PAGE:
UK MPs to vote for Brexit delay amid government ‘meltdown’
Prime Minister Theresa May will make a third bid to push her unpopular plan through parliament
The UK is expected to ask the European Union for a delay to Brexit on Thursday with little sign that the country’s squabbling politicians are any nearer to solving the political crisis.
Prime Minister Theresa May will make a third attempt to push through a deal she negotiated with the EU in the coming days despite two heavy defeats in parliament that has left her authority in tatters.
She warned that the failure to agree a deal before a March 21 EU summit would result in a long delay that would force the UK to take part in European parliament elections set for May.
"I do not think that would be the right outcome," the Prime Minister said. "But the House needs to face up to the consequences of the decisions it has taken."
A deeply divided parliament will vote later on Thursday to push back the planned departure date of March 29 in an attempt to secure a deal but the request would have to be supported by all the other 27 member states.
Mrs May is pushing for a short delay to June 30 but ministers have reportedly discussed the possibility of a two-year delay, according to the pro-Brexit Daily Telegraph.
The vote for a delay followed another humiliation for Mrs May after a rebellion from within government ranks on Wednesday led to another defeat in parliament.
MPs voted to rule out leaving the EU without a deal on future relations with the EU in place, the scenario that British businesses and the central bank have repeatedly warned would be worst for the economy.
Eighteen members of the government rebelled but only one junior minister quit after opposing the government’s line.
However, the vote will have limited effect as it is not legally binding and MPs “may as well have adopted a motion to abolish all evil in this world,” said website Politico.
If MPs vote to request a delay and it is then rejected, Britain could still leave on March 29 without any deal in place severing decades of trade agreements and regulations at a stroke and plunging the UK’s economy into crisis.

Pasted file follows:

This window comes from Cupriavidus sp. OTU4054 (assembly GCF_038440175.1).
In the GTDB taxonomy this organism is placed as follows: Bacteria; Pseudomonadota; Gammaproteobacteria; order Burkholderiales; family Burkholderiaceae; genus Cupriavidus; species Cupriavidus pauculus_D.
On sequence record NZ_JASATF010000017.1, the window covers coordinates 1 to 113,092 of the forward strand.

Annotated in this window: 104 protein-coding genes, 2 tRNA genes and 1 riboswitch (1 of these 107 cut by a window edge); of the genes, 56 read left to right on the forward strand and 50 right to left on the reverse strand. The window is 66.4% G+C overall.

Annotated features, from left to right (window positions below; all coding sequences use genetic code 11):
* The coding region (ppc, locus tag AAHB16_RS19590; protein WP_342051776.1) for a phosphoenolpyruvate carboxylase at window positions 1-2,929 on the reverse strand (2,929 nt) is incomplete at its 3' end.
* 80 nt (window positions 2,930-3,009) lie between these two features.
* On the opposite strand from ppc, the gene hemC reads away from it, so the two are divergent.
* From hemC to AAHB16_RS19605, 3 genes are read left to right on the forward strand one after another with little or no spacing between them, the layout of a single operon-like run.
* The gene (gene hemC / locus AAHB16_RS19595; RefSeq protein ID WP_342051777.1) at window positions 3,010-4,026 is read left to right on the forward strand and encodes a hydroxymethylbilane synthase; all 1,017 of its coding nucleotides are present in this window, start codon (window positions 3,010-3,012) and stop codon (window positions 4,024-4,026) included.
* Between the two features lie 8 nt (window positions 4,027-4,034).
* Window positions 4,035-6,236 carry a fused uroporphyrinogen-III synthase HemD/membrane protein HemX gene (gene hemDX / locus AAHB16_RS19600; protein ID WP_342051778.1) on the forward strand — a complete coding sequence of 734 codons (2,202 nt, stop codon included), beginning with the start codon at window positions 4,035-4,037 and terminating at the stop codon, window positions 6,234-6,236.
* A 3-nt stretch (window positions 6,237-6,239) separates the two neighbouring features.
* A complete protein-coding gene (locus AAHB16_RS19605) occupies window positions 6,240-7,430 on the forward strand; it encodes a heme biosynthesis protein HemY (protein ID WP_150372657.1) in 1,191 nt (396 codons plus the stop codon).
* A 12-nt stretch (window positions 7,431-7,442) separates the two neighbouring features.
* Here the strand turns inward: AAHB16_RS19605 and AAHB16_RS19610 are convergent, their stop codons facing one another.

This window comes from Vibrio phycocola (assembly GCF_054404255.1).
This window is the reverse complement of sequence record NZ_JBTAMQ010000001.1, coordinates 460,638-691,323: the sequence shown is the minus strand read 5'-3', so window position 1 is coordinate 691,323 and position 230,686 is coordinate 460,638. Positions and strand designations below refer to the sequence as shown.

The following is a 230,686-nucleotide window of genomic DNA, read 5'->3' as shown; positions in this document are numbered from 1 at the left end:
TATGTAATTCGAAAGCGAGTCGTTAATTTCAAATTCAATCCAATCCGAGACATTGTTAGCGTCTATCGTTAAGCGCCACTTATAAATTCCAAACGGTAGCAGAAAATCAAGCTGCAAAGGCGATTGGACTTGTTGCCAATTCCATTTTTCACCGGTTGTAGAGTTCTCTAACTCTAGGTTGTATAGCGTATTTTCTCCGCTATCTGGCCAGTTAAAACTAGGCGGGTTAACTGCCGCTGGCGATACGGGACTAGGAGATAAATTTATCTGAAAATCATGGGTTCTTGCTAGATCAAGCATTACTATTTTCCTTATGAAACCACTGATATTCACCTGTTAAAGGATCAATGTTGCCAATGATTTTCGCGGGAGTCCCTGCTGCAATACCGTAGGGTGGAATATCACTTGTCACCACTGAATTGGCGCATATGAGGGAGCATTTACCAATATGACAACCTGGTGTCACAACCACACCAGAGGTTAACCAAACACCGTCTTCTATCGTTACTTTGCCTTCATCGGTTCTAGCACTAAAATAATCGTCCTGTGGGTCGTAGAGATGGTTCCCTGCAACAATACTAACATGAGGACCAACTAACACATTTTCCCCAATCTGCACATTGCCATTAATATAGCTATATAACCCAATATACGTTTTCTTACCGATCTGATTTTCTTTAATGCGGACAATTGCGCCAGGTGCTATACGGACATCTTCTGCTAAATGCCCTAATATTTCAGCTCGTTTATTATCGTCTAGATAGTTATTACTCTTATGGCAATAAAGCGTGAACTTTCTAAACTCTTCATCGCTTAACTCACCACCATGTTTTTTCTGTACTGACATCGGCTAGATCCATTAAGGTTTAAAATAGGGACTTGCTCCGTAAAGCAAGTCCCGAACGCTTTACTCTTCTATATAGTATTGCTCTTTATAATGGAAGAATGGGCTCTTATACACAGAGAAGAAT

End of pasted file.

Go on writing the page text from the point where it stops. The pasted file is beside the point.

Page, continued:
“There are only two ways to leave the EU: with or without a deal,” said the European Commission. “The EU is prepared for both.
“To take no deal off the table, it is not enough to vote against no deal - you have to agree to a deal. We have agreed a deal with the prime minister and the EU is ready to sign it.”
The British media were damning of the process with several front-page headlines describing a “meltdown” at the heart of government.
Mrs May’s former adviser, Nick Timothy, wrote in The Telegraph that she had lost her ability to “lead her party, her Government and the country”.
“Her deal is dead,” he wrote. “And the country is heading for a softer Brexit – or worse, no Brexit at all.”
Pro-Brexit MPs called for the four senior ministers who failed to back the government’s line in the vote to be sacked.
"It is, of course, extraordinary to see such a collapse in discipline,” Steve Baker, a senior member of the pro-Brexit European Research Group told ITV. “And in any other circumstances, of course, they would be fired.”
Sterling rallied after the show of strength by MPs against a no-deal Brexit but analysts warned of further volatility with the ruling party in chaos and no replacement agreement in sight.
"Unfortunately, the law makers in the UK are like headless chickens with no clue which way to go,” said Naeem Aslam, chief market analyst at Think Markets UK.
Updated: March 14, 2019 01:04 PM